When I Knew

By Alisha Thompson
Wednesday, February 24th, 2016

There is a strong desire in me to become a great voice for educators through writing about the hot topics that are current and on the front burner of all things changing in education. Someday soon, I will get to that, but for now I will pen my educator testimony and tell my story, stepping stones, the journey toward this place I am now as an educator.

Teachers that have participated in any number of interviews would agree that they have answered the question, “When did you know you wanted to be a teacher?” Like, is that a date question, am I supposed to discuss a vision or transformation, a profession or declaration of my mission in life? That question was the the dreaded one for me. I do not recall an experience that solely sealed my decision to do the greatest work known to man.

The inclination of teaching came to me early on, although I never recognized it for what it was at the time. In the beginning, there were subtle hints that I was being called. How are you already born with the all the talents and gifts you’re going to need to fulfill the mission you’ve been given to do? As time passed, these signs became more apparent and outstanding and led me on my path.

Coincidentally, it began with my mother. She was called into a kindergarten parent meeting concerning my younger sister. Now, going down to the school wasn’t something that my parents wanted to do. Coming from an uneducated background left my parents with the idea that “the teacher knows best and we will not get involved.” The conversation was short and sweet. “Please ask your daughter, not to teach your kindergarten student. We are not covering that material yet.”

That’s when my mother knew.

Several years later, sitting in a Sunday School class as a teenager, I became aware of some changes that I wanted to see made in the class. One monotonous morning, after hearing the lesson begin in the same fashion as it had the last twenty-four Sundays, I thought I could do the lesson with better instructional practices. About 10 minutes in, I assertively asked the seasoned teacher if I may share something. After being granted permission, I walked to the front of the room, took up the piece of chalk being used, and finished Sunday school for him complete with charts, discussion, and ended with a group game.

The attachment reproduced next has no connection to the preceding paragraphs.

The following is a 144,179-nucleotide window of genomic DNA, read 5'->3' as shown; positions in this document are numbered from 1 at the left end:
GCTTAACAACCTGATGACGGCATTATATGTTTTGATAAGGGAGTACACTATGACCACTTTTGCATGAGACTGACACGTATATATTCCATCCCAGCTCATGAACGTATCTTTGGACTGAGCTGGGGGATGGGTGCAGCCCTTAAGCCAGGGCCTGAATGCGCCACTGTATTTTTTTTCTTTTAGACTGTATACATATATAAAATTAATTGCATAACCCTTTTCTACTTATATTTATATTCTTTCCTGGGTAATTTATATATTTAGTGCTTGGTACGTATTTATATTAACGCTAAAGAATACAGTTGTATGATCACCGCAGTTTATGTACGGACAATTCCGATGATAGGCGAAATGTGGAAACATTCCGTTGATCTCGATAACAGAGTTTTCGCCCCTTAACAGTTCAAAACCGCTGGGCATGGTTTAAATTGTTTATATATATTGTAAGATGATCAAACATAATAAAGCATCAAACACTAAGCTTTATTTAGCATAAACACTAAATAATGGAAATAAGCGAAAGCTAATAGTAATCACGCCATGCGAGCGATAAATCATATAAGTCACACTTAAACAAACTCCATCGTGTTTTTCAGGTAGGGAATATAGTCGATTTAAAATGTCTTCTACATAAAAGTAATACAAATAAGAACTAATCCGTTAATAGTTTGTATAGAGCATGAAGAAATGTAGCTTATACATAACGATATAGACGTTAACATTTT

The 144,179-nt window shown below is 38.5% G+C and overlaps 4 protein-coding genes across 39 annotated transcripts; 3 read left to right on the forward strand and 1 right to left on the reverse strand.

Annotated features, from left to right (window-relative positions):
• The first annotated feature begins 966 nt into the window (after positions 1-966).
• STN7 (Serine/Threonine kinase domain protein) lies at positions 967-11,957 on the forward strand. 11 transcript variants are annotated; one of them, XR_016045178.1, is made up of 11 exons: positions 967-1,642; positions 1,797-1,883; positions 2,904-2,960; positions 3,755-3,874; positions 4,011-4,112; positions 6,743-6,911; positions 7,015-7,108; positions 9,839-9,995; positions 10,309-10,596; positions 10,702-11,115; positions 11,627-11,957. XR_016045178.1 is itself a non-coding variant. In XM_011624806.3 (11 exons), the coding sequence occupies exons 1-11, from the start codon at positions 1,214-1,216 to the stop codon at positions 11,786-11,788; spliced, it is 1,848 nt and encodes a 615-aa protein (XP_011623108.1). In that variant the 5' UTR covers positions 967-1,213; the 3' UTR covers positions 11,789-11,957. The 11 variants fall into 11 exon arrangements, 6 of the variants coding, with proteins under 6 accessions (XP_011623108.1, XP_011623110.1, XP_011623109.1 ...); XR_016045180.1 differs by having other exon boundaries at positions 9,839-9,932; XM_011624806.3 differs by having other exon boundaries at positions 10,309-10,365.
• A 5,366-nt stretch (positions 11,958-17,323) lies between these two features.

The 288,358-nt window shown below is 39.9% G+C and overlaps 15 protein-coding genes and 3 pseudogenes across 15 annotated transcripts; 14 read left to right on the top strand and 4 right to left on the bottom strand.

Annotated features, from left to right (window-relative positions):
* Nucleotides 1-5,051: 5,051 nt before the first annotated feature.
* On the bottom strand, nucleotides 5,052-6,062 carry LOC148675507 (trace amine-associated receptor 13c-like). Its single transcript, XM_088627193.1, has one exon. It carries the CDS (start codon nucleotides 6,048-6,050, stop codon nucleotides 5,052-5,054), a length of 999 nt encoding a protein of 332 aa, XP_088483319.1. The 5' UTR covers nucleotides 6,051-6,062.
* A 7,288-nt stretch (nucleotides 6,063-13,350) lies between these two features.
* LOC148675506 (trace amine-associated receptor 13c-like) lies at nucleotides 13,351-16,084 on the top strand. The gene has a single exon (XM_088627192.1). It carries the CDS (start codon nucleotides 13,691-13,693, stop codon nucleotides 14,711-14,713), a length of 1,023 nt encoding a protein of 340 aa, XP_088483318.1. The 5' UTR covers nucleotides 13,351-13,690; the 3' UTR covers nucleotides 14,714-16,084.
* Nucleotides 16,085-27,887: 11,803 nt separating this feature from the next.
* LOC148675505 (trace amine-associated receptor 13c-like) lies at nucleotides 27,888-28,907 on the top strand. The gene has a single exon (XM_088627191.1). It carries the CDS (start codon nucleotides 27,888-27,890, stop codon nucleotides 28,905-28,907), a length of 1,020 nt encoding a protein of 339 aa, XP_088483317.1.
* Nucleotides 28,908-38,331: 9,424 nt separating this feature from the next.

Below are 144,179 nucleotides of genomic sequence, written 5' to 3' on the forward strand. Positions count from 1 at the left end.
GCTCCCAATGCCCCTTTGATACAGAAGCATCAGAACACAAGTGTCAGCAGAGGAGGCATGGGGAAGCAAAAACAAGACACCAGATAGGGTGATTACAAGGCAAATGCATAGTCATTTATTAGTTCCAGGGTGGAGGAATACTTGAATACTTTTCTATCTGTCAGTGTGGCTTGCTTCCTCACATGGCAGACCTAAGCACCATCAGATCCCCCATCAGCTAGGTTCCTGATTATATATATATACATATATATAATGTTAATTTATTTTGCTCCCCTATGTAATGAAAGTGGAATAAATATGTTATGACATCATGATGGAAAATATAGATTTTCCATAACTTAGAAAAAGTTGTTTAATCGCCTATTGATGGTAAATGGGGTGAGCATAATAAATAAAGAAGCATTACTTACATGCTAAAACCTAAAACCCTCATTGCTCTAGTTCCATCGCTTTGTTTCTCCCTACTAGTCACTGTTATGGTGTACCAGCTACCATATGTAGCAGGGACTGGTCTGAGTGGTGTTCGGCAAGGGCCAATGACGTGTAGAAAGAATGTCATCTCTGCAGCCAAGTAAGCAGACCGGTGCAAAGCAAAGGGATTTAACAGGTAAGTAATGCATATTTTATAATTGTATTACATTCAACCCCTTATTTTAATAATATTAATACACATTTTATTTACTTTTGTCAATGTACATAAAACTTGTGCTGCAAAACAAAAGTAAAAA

That’s when he knew.

Fresh out of college, I was called for my first teaching position. The joy of changing the world flooded my soul. Touring the school, it was a beautiful building with clean glistening floors, spacious classrooms, and novel-inspired murals. As I followed the principal downstairs to the bottom level, the basement, the dungeon, I was introduced to my classroom. It was quaint, filled with storage furniture, and secluded, I was going to be alone, at the bottom, no one but me. Just as the principal left me with it, I said in my most courageous voice, “What curriculum will I use for the students?” Her response, “ Oh use whatever you want..”

Gulp. This room doesn’t have one book or supplemental resource, and Google wasn’t thought of yet.

That’s when I realized, I didn’t know.

Of course the first day of school I was so excited to be teaching. I anxiously awaited my first period academic intervention students. The bell signaled students to exit homeroom and the fourteen junior high students on my list made their way to me…and they were angry, very angry. Their schedules had just been given and administration had removed P.E. so that twelve eighth grade boys and two girls could get reading interventions and make them proficient by testing.

That’s when I realized I didn’t know.

Fast forward past the aggression, anger, and blatant hate the students had for my class, the one that took P.E. away, we began working toward learning. I, being the new teacher that I was, was also asked to be the school newspaper sponsor. These fourteen students became my newspaper staff for lack of curriculum. They became reporters, writers, and editors. Establishing a newspaper staff with at-risk students sounds like I worked a miracle and changed their lives forever. Contrary to that, we struggled everyday to produce ideas and sentences. The first publication came out. It was a labor of love. The kids sat and looked at their first edition, proud.

Tony, a tall, broad, athletic, and angry student sat there staring at his article. I had typed it as he dictated it to me a few weeks back. I said, “Tony aren’t you proud? Read your article to me.” He looked at me with big, brown, sad eyes and said, “I can’t.”

That’s when I realized, I didn’t know.

As the year continued, we produced four to five school newspapers. They were not high caliber. They were not masterpieces or examples of extensive research or well-thought out interviews, but it was real and productive and it belonged to them.

The last edition, Tony and I had written about the basketball season. He wanted to put himself in the write-up quite a bit. The edition rolled out and sold quickly.

As we sat and read our last publication, Tony said, “Mrs. Thompson, do you want to hear my article?”

He began, “This…season…the basketball…team….won…”

That’s when I knew.

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